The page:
Catherine and I are back in BC for Christmas, hanging out with my mom in Victoria. The weather has largely been atrocious, so the photo opportunities have been scarce. However, the past couple days has seen a bit of clearing, so we headed up to Island View to see what we could see.
A small male Pardosa was the first wolf we saw, and was surprisingly active, despite the freezing temperatures.
A larger female wolf was a bit less active, but still good to see.
Though the weather is cold, prey are still around and active, and in fact the widows we saw still had small capture webs. Not sure if they ever snack on these termites, but it is possible.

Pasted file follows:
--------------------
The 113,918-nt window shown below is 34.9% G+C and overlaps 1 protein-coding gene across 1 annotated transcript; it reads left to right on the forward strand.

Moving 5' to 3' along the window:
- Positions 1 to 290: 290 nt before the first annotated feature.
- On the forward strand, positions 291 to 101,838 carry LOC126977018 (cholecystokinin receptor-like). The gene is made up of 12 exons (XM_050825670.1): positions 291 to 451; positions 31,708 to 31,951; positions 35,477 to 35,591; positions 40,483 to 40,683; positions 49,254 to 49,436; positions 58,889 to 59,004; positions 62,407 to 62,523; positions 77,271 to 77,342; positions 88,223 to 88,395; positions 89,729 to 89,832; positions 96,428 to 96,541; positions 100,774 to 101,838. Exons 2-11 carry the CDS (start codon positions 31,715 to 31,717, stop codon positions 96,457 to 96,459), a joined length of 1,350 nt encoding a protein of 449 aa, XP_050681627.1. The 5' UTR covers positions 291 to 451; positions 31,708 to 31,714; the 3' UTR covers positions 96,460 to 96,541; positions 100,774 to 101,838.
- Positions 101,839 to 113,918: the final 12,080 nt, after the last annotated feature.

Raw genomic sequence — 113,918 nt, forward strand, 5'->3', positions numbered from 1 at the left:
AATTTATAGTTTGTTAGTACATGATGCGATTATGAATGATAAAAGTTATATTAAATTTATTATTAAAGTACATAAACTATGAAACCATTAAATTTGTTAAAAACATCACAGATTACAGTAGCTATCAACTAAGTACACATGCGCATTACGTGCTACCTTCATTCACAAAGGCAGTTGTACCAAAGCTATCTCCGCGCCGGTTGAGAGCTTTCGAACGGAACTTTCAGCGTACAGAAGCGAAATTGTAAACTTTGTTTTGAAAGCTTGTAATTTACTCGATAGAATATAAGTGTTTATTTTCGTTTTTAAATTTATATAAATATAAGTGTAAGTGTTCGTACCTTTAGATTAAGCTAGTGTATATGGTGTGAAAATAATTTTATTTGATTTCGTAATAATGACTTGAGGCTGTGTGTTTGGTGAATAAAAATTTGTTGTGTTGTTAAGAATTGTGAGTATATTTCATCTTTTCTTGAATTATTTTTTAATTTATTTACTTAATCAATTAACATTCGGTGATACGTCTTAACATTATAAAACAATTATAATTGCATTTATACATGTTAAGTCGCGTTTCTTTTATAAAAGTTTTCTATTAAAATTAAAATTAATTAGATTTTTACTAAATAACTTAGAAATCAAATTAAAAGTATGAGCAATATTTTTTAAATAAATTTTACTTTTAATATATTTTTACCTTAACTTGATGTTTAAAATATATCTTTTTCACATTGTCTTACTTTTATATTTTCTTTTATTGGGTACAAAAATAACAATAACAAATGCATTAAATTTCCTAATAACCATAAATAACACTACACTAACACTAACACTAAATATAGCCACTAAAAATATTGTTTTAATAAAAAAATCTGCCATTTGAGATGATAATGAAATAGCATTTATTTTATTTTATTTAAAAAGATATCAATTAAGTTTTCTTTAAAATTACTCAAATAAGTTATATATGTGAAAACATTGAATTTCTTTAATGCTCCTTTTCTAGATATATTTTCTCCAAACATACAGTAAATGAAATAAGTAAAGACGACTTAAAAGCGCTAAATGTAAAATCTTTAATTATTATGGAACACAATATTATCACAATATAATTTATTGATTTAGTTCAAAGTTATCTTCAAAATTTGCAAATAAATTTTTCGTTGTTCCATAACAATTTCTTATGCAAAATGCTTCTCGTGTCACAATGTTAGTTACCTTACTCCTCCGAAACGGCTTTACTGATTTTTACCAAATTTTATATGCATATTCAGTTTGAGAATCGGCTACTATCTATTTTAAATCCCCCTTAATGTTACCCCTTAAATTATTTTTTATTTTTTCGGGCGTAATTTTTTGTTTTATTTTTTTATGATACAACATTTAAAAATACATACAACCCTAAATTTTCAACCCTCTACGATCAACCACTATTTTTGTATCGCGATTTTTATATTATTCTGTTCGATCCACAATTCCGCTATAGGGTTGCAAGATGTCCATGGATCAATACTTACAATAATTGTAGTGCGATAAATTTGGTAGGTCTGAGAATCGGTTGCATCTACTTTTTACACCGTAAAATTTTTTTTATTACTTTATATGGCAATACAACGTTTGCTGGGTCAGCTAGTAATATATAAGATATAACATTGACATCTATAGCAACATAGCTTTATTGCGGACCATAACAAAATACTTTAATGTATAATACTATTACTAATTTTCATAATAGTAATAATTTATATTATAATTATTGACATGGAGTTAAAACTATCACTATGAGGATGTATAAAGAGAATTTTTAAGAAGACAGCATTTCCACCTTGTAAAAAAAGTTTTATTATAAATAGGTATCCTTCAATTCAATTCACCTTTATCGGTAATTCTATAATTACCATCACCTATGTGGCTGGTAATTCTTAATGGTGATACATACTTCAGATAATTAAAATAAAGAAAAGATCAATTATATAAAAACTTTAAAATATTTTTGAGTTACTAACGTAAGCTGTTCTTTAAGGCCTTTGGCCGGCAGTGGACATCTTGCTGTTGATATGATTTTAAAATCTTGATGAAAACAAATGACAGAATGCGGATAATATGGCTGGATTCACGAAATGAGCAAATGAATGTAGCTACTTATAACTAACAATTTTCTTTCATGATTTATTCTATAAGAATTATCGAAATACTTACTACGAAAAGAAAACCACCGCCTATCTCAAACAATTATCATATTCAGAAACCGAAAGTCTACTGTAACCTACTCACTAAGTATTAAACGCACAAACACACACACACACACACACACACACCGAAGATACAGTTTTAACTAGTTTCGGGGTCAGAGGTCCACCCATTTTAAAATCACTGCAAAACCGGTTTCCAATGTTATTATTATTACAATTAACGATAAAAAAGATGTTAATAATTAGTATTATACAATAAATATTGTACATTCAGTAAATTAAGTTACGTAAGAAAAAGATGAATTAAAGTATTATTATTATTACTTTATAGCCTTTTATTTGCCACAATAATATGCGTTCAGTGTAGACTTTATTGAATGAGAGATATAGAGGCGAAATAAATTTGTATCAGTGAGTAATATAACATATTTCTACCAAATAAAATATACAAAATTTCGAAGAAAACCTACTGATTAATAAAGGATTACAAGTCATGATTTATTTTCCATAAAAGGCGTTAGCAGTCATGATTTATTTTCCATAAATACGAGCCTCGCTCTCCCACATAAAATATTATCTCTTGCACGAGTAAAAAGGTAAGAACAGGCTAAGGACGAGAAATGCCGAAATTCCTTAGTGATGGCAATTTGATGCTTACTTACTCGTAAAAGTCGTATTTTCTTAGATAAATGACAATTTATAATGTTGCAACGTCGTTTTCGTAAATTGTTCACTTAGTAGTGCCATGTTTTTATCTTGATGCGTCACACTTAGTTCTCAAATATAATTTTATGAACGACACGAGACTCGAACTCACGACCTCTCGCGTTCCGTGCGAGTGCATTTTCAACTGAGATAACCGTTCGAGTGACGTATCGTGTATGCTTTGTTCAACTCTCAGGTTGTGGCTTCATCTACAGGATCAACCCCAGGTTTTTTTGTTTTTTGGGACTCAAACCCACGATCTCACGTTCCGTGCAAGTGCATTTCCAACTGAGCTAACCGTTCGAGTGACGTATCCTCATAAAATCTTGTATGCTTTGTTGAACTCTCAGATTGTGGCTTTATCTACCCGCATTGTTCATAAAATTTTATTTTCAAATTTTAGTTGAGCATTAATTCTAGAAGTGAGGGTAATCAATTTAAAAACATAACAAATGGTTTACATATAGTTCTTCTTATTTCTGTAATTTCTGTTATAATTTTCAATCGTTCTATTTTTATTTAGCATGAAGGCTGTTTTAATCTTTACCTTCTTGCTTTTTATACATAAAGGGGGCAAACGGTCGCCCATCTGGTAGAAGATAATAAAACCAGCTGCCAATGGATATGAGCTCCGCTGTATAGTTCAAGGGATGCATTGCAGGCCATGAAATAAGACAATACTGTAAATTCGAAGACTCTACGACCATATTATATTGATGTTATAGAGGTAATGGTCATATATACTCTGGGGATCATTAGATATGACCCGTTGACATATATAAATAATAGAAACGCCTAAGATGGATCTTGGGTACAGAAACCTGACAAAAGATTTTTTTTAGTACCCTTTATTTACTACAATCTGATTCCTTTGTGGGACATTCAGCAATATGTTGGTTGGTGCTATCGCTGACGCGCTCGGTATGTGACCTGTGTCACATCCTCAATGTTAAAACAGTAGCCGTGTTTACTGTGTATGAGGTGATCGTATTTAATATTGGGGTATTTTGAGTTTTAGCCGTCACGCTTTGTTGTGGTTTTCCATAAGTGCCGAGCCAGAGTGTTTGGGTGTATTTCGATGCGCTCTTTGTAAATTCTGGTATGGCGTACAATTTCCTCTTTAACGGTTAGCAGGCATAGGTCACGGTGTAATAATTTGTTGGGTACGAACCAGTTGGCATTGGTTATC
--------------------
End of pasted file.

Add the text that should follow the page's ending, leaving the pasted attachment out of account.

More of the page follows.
Many of the female widows were quiescent, though some could still move about.
As usual, there were immature males hanging out on the periphery of the females’ webs. These “winter males” are bigger, bulkier, and more like females than the summer crop.
It is likely that these “winter males” undergo more molts to achieve their greater size, and perhaps the bulk is needed to survive the freezing temperatures without feeding much. They could be well placed to secure early matings in the spring.
We traveled about the beach quite a bit, and believe now that the good widow habitat might be more extensive than we previously thought. It will require some careful mapping to determine though.
After returning from the beach, I went up to Mt. Tolmie and saw some more widows, including this large female, who was entirely black underneath. The habitat here is more patchy, but still supports decent widow populations.
At both Island View and M. Tolmie, we found quite a few overwintering cutworms.
Also found a tiny gnaphosid, which may be Sergiolus.
I ended the spidering by uncovering a sleeping Phidippus, under a small rock.